EDIT: removed the charset declarations, since browsers automatically interpret data: URIs with the page’s character encoding.

A while back, CSS-Tricks posted "Probably Don't Base64 SVG", which concluded that if you're using SVGs in data URIs, they're smaller if used as-is instead of with base64 encoding.

It's got the right idea, but there are a few complications and further optimizations to be had.

Better browser support

In the provided code snippet, we have:

  .bg {
  background: url('data:image/svg+xml;utf8,<svg ...> ... </svg>');
}

This works in browsers popular among web developers, but Internet Explorer refuses to work with it. (Assume the ... are replaced with real SVG data.) This is because technically it's a malformed data URI, and IE is being strict.

RFC 2397, which defines data URIs, says:

The URLs are of the form:

data:[<mediatype>][;base64],<data>

The <mediatype> is an Internet media type specification (with optional parameters.) The appearance of ";base64" means that the data is encoded as base64. Without ";base64", the data (as a sequence of octets) is represented using ASCII encoding for octets inside the range of safe URL characters and using the standard %xx hex encoding of URLs for octets outside that range. If <mediatype> is omitted, it defaults to text/plain;charset=US-ASCII.

Parsing out the meaning from Standardsese, there are only two valid methods of encoding a data URI:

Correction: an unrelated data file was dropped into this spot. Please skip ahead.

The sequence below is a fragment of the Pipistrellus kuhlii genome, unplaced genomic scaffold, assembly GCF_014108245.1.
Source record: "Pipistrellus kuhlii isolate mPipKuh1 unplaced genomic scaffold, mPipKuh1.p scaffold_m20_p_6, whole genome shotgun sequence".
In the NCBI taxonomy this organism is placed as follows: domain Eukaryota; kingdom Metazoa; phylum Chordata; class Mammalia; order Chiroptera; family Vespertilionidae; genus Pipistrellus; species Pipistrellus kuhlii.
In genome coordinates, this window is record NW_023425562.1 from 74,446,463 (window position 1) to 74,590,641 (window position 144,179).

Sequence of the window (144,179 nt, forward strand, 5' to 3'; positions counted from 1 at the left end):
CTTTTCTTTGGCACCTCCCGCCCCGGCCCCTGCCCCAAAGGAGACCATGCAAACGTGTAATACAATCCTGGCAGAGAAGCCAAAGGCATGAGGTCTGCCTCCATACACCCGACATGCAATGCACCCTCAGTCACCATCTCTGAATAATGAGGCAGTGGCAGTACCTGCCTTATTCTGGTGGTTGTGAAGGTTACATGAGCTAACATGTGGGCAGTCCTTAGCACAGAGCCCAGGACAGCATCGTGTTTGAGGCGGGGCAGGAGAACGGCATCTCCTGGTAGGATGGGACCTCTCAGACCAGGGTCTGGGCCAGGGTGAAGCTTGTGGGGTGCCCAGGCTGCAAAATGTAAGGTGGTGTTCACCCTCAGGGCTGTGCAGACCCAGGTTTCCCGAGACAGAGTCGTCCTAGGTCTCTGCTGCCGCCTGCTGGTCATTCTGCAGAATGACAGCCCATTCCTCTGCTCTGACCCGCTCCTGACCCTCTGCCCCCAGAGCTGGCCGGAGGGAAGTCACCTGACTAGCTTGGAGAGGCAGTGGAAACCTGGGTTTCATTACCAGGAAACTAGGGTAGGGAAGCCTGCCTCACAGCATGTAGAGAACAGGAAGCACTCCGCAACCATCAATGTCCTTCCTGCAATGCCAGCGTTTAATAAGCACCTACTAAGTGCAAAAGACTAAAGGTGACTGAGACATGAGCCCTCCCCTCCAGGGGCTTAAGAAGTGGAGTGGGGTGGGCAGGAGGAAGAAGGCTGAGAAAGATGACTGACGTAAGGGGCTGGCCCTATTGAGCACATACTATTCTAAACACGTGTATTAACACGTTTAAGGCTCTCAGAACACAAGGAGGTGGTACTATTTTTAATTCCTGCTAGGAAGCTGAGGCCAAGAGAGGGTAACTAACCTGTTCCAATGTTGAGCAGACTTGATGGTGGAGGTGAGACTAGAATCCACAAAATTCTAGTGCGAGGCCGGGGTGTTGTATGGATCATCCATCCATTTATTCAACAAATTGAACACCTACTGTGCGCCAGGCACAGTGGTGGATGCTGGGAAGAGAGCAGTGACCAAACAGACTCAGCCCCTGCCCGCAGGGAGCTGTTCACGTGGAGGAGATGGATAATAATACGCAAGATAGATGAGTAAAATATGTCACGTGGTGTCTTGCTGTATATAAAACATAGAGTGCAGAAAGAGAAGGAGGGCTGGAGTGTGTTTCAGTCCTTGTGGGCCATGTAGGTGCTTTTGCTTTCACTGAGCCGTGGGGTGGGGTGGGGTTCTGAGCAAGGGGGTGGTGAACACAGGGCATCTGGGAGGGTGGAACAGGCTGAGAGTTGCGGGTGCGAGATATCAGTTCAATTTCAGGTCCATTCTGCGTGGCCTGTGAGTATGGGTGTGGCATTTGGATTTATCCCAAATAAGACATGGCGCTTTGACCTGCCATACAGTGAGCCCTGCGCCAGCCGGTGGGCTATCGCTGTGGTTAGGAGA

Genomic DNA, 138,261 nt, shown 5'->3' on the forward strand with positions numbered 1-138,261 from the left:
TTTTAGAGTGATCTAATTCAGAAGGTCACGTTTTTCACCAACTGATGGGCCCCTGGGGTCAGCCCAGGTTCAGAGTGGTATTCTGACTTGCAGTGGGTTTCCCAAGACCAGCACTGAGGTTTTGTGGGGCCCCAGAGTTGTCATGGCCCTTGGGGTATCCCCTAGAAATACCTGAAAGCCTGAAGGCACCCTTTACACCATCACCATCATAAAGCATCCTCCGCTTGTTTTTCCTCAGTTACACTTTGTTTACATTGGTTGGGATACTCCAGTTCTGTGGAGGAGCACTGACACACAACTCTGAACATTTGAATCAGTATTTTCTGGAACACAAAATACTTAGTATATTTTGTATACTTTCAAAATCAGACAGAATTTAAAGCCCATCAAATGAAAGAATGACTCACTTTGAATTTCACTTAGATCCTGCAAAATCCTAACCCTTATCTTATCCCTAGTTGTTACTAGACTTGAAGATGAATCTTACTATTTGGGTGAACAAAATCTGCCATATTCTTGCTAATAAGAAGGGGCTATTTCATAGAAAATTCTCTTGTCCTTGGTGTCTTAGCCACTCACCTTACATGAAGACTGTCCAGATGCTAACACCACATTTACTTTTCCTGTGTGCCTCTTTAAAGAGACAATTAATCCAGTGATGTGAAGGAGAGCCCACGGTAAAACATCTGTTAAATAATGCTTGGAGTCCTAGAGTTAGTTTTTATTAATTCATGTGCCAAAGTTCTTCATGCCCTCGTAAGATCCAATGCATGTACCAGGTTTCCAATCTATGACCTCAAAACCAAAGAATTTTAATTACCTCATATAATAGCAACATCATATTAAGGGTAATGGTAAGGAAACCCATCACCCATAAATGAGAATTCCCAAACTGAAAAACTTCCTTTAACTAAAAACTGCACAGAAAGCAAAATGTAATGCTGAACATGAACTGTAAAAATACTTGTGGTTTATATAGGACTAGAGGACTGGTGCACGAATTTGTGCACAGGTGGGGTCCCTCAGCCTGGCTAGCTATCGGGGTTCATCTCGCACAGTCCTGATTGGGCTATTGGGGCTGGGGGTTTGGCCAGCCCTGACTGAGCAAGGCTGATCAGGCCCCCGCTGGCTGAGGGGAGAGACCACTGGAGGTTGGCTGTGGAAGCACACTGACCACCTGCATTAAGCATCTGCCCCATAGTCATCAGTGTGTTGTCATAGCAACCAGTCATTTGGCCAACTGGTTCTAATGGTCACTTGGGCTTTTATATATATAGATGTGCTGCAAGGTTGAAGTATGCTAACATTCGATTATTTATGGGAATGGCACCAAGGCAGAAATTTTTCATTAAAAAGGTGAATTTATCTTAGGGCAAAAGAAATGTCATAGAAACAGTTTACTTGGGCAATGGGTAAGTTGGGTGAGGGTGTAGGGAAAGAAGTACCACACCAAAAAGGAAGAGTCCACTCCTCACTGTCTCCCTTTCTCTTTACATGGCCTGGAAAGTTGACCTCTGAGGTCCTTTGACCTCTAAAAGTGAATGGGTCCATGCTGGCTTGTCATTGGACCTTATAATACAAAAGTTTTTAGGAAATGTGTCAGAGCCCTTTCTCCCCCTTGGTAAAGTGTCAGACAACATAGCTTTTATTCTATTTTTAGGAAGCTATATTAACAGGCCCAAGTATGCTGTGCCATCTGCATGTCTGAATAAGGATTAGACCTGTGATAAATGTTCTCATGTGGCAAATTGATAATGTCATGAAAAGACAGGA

1. data:mime/type;base64,[actual data]: base64, works better for binary data (PNGs, fonts, SVGZ, etc.)

  2. data:mime/type,[actual data]: URL-encoded plain text, works better for textual formats (SVG, HTML, etc.)

So the correct way of encoding an SVG as a data URL would be data:image/svg+xml,[actual data]. We don't need the ;charset=utf-8 parameter (or the invalid ;utf8 parameter in the first example), because browsers will interpret the data: URI with the character set of the requesting document, and XML is specced to default to UTF-8 anyway. Saves us a handful of bytes!

That's not all. Remember this line?

Without ";base64", the data (as a sequence of octets) is represented using ASCII encoding for octets inside the range of safe URL characters and using the standard %xx hex encoding of URLs for octets outside that range.

That means we either base64 encode, or percent-encode characters that aren't URL-safe. "URL-safe" is a bit confusing though, so I'll show it by example. I'll use the reply icon from IcoMoon that Chris used in his tests:

  <?xml version="1.0" encoding="utf-8"?>
<!-- Generated by IcoMoon.io -->
<!DOCTYPE svg PUBLIC "-//W3C//DTD SVG 1.1//EN" "http://www.w3.org/Graphics/SVG/1.1/DTD/svg11.dtd">
<svg version="1.1" xmlns="http://www.w3.org/2000/svg" xmlns:xlink="http://www.w3.org/1999/xlink" width="512" height="512" viewBox="0 0 512 512"><g id="icomoon-ignore">
</g>
<path d="M224 387.814v124.186l-192-192 192-192v126.912c223.375 5.24 213.794-151.896 156.931-254.912 140.355 151.707 110.55 394.785-156.931 387.814z"></path>
</svg>

We'll do as he recommends and run it through SVGO (or if you're a visual thinker, the GUI version: SVGOMG). That results in:

  <svg xmlns="http://www.w3.org/2000/svg" width="512" height="512" viewBox="0 0 512 512"><path d="M224 387.814V512L32 320l192-192v126.912C447.375 260.152 437.794 103.016 380.93 0 521.287 151.707 491.48 394.785 224 387.814z"/></svg>